The next time you’re traveling Interstate 95, take a detour for fun, great food, and true Virginia experiences.
Note: Due to COVID-19, some of the attractions mentioned in this article may be closed, have limited hours of operation, or be operating with additional safety measures in place; check business websites before visiting.
The sweet 18th century mill town of Occoquan is situated along the Occoquan River, a Potomac River tributary. Hop off I-95 at exit 160 and treat yourself to a glance back in time. The historic buildings house more than 100 art galleries and boutiques, and great dining.
Your first stop into town should be at Mom’s Apple Pie. It feels like a country general store and offers freshly baked treats. You might need to stop again on the way out of town. You know, to have a snack for the road.
Triangle is the home of the National Museum of the Marine Corps and is a seven-mile hop-skip-jump from Quantico, which you’ve no doubt heard of if you watch any kind of prime time crime. Exit 150 is where you want to go. As you approach the exit, you’ll see an interestingly shaped building jutting above the trees. That’s the Marine Corps Museum, and it should be your first stop.
– The 12,000-acre one-time World War II covert ops training ground now known as Prince William Forest National Park is tucked quietly away and feels a world away for those accustomed to the hustle and bustle of metro Washington, D.C. life. Among other things, this acreage was also a child relief camp during the Great Depression, a pyrite mine, the 1865 free Black community of Batestown, and the hunting and fishing grounds of the Doeg. There are 37 miles of hiking trails, cabins, and even backcountry camping (hike-in/hike-out).
– Quantico National Cemetery is the final resting place of decorated war heroes, four-star generals, and famed Mt. Suribachi, Iwo Jima flag-raising photographer Louis Lowery.
Photo Credit: Bill Crabtree Jr.
“Dripping in history” is how I would describe Fredericksburg. We’ve recently highlighted a popular must-see, and the points below are great additions.
– The James Monroe Museum honors our fifth United States President. See pieces from the 1,600+ collection and enjoy the galleries, garden and gift shop.
– Historic Kenmore Plantation and Gardens is a beautiful Georgian that dates to the 1770s. Take the tour and see the amazing plasterwork on the ceilings. You’ll be amazed at the intricate details. There’s something for kids, too! They can get hands on with a portion of “The Patriots Lewis: What Would You Give,” an exhibit highlighting the decorative pieces of Kenmore.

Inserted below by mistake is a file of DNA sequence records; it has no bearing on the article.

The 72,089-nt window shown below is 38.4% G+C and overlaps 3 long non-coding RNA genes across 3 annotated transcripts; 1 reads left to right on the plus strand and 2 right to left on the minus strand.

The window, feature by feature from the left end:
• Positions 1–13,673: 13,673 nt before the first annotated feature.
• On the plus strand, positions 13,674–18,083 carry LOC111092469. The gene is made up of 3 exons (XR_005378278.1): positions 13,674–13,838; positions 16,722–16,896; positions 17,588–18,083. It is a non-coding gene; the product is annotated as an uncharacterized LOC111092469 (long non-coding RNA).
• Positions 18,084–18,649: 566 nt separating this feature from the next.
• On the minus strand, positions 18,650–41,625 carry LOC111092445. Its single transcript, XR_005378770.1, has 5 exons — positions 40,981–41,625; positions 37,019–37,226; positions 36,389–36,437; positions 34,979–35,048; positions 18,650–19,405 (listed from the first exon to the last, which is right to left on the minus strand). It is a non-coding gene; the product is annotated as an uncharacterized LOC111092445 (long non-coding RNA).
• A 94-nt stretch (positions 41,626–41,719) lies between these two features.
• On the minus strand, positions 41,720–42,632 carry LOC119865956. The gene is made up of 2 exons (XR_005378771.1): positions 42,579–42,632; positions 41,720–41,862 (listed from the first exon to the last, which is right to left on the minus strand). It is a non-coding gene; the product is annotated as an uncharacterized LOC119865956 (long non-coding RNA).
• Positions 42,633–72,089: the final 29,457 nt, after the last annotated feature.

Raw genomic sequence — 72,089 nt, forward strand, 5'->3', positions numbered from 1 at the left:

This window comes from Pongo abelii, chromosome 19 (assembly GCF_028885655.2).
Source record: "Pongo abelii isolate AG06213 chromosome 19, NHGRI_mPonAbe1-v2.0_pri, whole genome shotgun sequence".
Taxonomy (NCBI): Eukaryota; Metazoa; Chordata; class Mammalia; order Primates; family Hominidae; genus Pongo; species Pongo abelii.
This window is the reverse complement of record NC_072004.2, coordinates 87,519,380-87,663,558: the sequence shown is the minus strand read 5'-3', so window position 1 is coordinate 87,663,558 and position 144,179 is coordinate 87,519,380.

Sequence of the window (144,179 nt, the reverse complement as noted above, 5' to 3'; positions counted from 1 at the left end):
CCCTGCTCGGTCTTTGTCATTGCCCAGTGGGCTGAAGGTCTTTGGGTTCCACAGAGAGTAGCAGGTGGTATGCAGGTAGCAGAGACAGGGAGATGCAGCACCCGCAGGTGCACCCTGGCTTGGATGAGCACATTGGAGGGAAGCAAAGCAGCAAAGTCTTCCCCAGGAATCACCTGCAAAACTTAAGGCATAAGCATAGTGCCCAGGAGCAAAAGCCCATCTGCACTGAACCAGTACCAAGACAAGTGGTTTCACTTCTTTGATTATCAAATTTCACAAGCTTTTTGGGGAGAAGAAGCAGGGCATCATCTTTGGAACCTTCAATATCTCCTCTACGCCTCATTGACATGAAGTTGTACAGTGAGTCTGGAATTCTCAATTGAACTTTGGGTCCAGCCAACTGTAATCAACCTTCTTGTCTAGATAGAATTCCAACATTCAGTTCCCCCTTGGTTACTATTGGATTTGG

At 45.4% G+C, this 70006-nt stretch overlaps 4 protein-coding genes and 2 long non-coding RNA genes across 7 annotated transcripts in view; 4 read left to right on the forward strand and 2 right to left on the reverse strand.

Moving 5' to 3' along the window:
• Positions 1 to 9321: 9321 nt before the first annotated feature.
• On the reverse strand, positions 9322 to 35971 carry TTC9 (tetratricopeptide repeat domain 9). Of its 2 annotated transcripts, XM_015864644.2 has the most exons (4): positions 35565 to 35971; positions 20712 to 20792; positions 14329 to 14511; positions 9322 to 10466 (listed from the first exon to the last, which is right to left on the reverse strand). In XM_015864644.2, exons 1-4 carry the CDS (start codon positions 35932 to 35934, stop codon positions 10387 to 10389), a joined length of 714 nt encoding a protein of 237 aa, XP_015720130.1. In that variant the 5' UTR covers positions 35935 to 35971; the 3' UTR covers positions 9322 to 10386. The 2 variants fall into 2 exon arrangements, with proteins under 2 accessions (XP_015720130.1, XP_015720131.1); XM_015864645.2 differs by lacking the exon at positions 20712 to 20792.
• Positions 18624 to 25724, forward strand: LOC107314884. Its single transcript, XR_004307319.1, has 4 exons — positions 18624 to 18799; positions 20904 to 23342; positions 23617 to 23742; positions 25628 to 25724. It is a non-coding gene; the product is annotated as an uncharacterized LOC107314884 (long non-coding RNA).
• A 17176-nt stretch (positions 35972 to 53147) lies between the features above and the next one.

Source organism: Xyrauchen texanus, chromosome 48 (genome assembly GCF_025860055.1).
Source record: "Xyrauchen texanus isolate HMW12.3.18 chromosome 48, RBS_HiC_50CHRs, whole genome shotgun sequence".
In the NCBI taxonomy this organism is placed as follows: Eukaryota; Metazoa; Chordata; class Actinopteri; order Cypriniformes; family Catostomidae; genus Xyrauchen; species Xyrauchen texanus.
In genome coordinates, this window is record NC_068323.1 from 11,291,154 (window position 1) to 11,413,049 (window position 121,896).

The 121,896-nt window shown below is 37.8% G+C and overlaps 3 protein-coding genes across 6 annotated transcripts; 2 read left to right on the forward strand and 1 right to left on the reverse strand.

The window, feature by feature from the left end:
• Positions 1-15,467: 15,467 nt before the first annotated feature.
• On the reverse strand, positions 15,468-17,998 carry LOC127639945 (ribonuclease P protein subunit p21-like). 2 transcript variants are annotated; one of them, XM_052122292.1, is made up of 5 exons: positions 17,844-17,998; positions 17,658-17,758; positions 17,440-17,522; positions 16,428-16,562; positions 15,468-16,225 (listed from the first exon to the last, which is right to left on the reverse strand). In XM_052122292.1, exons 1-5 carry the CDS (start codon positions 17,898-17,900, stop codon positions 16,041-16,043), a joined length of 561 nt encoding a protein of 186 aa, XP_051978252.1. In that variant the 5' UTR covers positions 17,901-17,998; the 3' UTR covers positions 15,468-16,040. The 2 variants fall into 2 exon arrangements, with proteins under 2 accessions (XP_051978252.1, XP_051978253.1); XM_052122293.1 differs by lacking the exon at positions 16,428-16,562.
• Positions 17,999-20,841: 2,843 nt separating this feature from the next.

– If you have an appreciation for artisans and their crafts, a stop at LibertyTown Arts is a must. You’ll likely come across the artists at work!
-For even more inspiration for your Fredericksburg pit stop, check out our Three-Day Guide to Fredericksburg.
Virginia is dotted with Founding Father history and Hanover is a key dot, if you will. Take exit 92 east on Patrick Henry Highway. That’s a give away, right? In this area you’ll find historic sites related to Patrick Henry, like Hanover Tavern, which was once owned by his wife’s parents and is one of only a few surviving colonial-period taverns. You can eat there, too! Make a reservation.
– Hanover Courthouse was where Patrick Henry argued the Parsons’ Cause in 1763, which some nod to as a jumping off point for the American Revolution.
– The Hanover Tomato Festival is held annually on the second Saturday in July. If you’re timing coincides, do stop and enjoy this nationally-known delight.
To continue your Patrick Henry-inspired detour …
– Take Route 301 south to 643, followed by a left on Route 1750 to Historic Polegreen Church. It’s about 11 miles from Hanover Courthouse.
– From Polegreen, continue to drive south on Route 643 to pick up Route 360 south. You’ll take 360 all the way into Richmond where you’ll take a left on East Broad Street. Drive seven blocks to find St. John’s Church on the right. It was at St. John’s that Patrick Henry delivered his “give me liberty or give me death” speech on March 23, 1775, which is reenacted Sundays from late May through early September.
– Hungry? You passed Patrick Henry’s Pub & Grille on the way up the hill to the church. Try The Patrick Henry Burger. It’s eight ounces of Angus beef topped with lettuce, tomato, mayo, and/or your choice of 22 other flavorful additions.
Shortly after the founding of Jamestown, the Citie of Henricus was founded. It was 1611 and Sir Thomas Dale found himself settling one of the first successful English settlements in the New World. The “success” wouldn’t last, however, as a raid by the Powhatan destroyed the village in 1622. Pocahontas grew up along those same James River banks at Henricus and it was at Henricus that she converted to Christianity, was baptized, and took the name Rebecca. Henricus’ demise in 1622 abruptly ended the peace treaty Pocahontas had been able to arrange between her people and the colonists.
– Half Way House Restaurant, a Richmond area tradition since 1760. Esteemed guests have included George Washington, Thomas Jefferson, Robert E. Lee, and many others. You’ll be delighted with the fine dining you’ll find at this authentic manor house.